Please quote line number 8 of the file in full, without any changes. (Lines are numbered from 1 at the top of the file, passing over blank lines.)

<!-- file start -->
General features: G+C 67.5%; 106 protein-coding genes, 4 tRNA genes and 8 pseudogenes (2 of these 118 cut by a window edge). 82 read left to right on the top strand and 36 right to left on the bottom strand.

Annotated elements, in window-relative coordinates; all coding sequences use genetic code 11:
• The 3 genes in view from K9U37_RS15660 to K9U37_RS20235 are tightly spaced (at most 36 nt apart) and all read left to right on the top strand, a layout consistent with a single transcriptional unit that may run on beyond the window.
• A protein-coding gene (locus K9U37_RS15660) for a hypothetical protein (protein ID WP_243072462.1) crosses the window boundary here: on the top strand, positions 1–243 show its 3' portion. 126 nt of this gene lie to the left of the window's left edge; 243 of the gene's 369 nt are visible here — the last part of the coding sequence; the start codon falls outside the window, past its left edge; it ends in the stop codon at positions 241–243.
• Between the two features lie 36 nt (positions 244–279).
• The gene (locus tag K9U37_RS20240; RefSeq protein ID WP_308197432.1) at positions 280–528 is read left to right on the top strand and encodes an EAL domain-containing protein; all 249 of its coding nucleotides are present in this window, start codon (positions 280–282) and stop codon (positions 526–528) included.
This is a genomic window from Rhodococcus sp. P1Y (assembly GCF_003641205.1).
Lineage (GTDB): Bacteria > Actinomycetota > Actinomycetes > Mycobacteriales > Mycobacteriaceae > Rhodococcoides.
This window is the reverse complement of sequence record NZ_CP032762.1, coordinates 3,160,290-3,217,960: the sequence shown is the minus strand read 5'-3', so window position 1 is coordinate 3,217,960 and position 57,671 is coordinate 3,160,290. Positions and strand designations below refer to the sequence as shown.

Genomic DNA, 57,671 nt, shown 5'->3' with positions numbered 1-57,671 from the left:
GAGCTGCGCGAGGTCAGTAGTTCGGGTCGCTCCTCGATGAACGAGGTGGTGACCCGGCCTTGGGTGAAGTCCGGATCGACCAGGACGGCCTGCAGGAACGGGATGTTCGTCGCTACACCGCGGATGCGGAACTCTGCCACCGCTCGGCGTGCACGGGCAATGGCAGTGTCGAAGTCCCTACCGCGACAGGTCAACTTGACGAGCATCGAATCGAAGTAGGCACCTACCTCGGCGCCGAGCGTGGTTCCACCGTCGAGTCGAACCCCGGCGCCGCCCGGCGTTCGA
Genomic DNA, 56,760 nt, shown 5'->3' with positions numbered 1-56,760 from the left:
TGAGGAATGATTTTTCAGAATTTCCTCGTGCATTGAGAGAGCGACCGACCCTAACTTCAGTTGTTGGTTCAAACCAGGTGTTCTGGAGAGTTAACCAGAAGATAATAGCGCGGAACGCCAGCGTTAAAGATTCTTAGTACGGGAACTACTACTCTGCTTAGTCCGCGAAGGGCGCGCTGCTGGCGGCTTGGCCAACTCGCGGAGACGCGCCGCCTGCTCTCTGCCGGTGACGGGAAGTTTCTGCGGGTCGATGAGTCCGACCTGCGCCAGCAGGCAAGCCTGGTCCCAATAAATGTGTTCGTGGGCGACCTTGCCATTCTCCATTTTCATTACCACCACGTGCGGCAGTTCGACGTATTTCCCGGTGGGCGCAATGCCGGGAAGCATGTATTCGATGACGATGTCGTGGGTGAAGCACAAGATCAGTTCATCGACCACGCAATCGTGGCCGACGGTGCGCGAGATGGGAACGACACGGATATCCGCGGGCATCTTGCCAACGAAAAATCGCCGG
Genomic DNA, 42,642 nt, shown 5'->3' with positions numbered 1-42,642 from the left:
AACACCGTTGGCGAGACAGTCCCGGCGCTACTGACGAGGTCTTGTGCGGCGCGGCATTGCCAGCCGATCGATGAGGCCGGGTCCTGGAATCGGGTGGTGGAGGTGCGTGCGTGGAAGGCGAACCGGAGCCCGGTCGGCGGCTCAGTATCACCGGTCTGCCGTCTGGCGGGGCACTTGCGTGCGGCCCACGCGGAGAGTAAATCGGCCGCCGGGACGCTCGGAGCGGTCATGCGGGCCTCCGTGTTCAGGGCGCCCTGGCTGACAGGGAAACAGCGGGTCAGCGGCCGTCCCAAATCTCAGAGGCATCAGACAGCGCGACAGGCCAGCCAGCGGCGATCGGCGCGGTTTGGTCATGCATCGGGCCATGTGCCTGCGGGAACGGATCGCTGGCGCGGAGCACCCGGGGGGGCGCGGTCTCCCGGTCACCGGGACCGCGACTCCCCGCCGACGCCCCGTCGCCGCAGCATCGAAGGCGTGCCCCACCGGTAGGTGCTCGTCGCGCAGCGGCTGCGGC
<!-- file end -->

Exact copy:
Lineage (GTDB): Bacteria > Actinomycetota > Actinomycetes > Mycobacteriales > Mycobacteriaceae > Rhodococcoides.